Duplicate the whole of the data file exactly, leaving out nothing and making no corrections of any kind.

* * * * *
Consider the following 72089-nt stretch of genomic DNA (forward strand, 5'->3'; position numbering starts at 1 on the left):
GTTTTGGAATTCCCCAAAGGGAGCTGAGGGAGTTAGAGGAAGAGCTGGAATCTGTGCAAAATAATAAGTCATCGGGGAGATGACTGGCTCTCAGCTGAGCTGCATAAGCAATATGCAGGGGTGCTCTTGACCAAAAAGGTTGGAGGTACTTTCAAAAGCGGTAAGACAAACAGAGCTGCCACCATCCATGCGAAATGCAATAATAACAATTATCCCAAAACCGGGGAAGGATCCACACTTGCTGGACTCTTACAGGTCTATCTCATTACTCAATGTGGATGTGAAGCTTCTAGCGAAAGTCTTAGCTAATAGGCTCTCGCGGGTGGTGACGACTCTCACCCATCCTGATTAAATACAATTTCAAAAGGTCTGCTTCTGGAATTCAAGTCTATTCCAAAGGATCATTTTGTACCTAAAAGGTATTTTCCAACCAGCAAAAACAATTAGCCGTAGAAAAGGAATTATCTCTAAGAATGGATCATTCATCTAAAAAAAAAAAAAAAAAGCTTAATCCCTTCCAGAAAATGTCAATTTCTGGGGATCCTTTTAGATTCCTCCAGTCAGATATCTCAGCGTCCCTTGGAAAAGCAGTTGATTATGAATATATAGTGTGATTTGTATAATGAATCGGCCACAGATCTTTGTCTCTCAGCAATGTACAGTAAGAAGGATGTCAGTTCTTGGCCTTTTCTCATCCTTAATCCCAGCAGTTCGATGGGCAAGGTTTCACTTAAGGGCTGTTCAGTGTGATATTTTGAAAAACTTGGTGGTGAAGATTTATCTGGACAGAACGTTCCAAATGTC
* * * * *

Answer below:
Consider the following 72089-nt stretch of genomic DNA (forward strand, 5'->3'; position numbering starts at 1 on the left):
GTTTTGGAATTCCCCAAAGGGAGCTGAGGGAGTTAGAGGAAGAGCTGGAATCTGTGCAAAATAATAAGTCATCGGGGAGATGACTGGCTCTCAGCTGAGCTGCATAAGCAATATGCAGGGGTGCTCTTGACCAAAAAGGTTGGAGGTACTTTCAAAAGCGGTAAGACAAACAGAGCTGCCACCATCCATGCGAAATGCAATAATAACAATTATCCCAAAACCGGGGAAGGATCCACACTTGCTGGACTCTTACAGGTCTATCTCATTACTCAATGTGGATGTGAAGCTTCTAGCGAAAGTCTTAGCTAATAGGCTCTCGCGGGTGGTGACGACTCTCACCCATCCTGATTAAATACAATTTCAAAAGGTCTGCTTCTGGAATTCAAGTCTATTCCAAAGGATCATTTTGTACCTAAAAGGTATTTTCCAACCAGCAAAAACAATTAGCCGTAGAAAAGGAATTATCTCTAAGAATGGATCATTCATCTAAAAAAAAAAAAAAAAAGCTTAATCCCTTCCAGAAAATGTCAATTTCTGGGGATCCTTTTAGATTCCTCCAGTCAGATATCTCAGCGTCCCTTGGAAAAGCAGTTGATTATGAATATATAGTGTGATTTGTATAATGAATCGGCCACAGATCTTTGTCTCTCAGCAATGTACAGTAAGAAGGATGTCAGTTCTTGGCCTTTTCTCATCCTTAATCCCAGCAGTTCGATGGGCAAGGTTTCACTTAAGGGCTGTTCAGTGTGATATTTTGAAAAACTTGGTGGTGAAGATTTATCTGGACAGAACGTTCCAAATGTC